Monthly Archives: June 2015

When the Mercury gets it wrong, it’s a whopper

Posted June 29, 2015

Headline in the Saturday Mercury: “Firing City Hall Builder will cost $8.1 million”.

The impression the paper headline leaves is that the entire cost of the Urbacon firing was $8.1 million.

Actually, near the end of the story another $6,635,000 paid to Urbacon by the city to settle the lawsuit making the current grand total $14,736,321 and still counting.

The downside of all this is that the public will never know thr true cost of the Urbacon firing because of sloppy and careless bookkeeping over the past nine years. The degree of political interference during this period grossly attempted to cover up to convince the people it was not a serious error in judgment.

First, the administration blamed former Chief Administrative Officer (CAO), Hans Loewig for unilaterally firing Urbacon. Then, just before the trial, he disappeared, never testified and has never been heard from since.

His succesor, Ann Pappert, said that under the city’s CAO bylaw, Loewig had the power to act on his own and terminate the Urbacon contract. Mayor Karen Farbridge and her majority of council supporters never admitted responsibility for the firing.

How it all started

Stepping back a bit, Urbacon Buildings Group was hired in 2006 to build a new city hall on the site of the former memorial arena and convert the old city hall into a provincial offences courthouse. The contract was for $42 million. In 2008, the city ordered Urbacon, the general contractor, off the job chiefly because it failed to meet completion deadlines.

Urbacon sued the city for $19 million for wrongful dismissal. The city countersued for $5 million. The city sued Aviva Insurance Company of Canada to pay the bond that covered non-completion of the work. That was settled recently with the city paying $100,000 to Aviva. A five-week trial in 2013 conducted by Justice Donald MacKenzie found the city guilty of wrongfully dismissing Urbacon in March 2014.

At the time, then Chief Financial Officer, Al Horsman, joined the apologetic discourse saying the settlement can be accommodated within the city’s current financial means. His definition of “settlement” was not defined. Remember, 2014 was an election year and the affair was in high gear as the Farbridge administration scrambled to cover up the Urbacon details and fallout.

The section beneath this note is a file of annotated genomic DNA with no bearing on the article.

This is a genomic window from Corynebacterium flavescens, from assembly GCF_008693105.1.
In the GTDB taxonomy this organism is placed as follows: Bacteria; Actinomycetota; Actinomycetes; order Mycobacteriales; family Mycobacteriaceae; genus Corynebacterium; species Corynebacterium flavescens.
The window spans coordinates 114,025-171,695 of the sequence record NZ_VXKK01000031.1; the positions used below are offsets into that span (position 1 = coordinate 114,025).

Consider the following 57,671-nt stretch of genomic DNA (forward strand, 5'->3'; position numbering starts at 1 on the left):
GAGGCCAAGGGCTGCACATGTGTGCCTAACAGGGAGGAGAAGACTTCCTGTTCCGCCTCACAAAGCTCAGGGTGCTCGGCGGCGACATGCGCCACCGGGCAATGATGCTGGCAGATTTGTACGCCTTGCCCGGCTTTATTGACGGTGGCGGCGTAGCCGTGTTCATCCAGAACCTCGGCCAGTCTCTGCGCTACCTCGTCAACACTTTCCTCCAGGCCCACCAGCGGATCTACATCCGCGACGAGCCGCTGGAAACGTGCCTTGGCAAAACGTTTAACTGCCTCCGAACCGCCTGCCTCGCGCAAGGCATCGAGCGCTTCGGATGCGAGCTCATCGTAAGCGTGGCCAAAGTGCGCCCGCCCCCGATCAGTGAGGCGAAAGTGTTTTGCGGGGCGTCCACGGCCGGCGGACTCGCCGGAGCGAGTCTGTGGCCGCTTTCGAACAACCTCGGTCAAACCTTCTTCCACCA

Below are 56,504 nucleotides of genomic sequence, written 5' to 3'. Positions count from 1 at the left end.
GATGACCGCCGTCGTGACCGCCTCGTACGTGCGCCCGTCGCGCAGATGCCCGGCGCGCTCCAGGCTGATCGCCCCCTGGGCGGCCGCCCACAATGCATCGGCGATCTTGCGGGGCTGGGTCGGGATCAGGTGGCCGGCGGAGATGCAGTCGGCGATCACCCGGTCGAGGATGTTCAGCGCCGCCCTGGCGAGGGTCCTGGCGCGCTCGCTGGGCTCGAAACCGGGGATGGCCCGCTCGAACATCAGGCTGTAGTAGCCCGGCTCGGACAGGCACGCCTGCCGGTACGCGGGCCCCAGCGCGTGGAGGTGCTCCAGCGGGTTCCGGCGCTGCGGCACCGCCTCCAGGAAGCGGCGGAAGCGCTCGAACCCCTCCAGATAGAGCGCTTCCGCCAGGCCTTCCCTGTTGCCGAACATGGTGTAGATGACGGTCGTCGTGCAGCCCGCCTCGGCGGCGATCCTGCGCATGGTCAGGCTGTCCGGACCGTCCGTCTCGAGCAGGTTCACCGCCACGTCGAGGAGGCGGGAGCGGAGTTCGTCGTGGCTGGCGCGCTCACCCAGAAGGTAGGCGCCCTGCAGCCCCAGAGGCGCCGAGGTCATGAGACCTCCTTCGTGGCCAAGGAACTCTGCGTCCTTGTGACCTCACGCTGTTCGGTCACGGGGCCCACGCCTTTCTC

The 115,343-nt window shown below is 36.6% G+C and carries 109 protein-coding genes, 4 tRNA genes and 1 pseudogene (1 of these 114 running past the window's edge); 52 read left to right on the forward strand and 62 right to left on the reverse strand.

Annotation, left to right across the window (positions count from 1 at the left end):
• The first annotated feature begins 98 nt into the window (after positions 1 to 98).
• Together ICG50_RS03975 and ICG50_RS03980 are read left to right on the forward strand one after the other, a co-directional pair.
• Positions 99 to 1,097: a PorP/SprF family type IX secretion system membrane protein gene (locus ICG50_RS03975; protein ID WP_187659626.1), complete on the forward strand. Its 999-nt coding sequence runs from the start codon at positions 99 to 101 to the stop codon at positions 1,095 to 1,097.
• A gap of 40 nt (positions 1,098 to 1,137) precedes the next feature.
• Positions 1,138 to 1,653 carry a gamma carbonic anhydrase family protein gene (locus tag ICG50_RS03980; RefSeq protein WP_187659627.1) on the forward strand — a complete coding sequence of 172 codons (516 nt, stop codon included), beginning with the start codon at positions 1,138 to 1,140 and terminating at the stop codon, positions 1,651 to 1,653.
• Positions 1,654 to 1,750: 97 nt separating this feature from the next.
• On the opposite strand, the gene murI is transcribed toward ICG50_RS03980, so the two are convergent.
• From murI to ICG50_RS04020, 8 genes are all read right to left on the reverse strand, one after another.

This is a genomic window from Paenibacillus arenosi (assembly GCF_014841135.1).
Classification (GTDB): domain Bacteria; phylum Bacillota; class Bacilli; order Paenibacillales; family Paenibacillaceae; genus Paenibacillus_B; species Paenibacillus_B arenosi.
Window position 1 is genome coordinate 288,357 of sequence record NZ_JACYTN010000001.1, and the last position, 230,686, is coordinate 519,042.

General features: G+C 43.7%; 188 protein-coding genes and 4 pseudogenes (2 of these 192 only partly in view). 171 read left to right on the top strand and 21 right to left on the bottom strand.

It turned out to be a colossal misrepresentation of the facts done deliberately to protect the election campaign of the Mayor and her council supporters. It was classic manipulation of the true picture of the cost of this multi-million dollar mistake.

The full cost of this bumbling exercise having all the earmarks of a very public bad dream, is that the citizens still don’t know the full cost of the Urbacon debacle 14 months after Justice MacKenzie delivered his verdict. It should be noted that Justice MacKenzie, in his judgment, ordered that all settlements and costs were to be completed by October 2014.

Legal costs smack-down

In a recent city press release, CAO, Ann Pappert, mentioned the city’s legal costs of the trial are $2,300,484, including the legal fees apparently paid to Derek Schmuck, the hired gun from Hamilton, who represented the city in its two trials.

Two you say? Yes, there was another related lawsuit over the city’s abortive attempt to have the damages portion of the Urbacon trial postponed until after the civic election. That was denied.

What is still missing from the Urbacon accounting?

We have yet to be told the costs of hiring two construction companies to complete the city hall and renovate the old city hall into a provincial offenses court. Both these projects were part of the original $42 million Urbacon contract.

How does the city account for also coughing up some $4 million to pay off the city hall subcontractors who placed liens on the new building after Urbacon was thrown off the job.

For some five years, there is the untold cost of city staff working on behalf of the Urbacon lawsuit to prepare the legal arguments. How much did the city pay lawyers and consultants, inside and outside the city staff, to support the city’s failed contention that it had the right to fire Urbacon?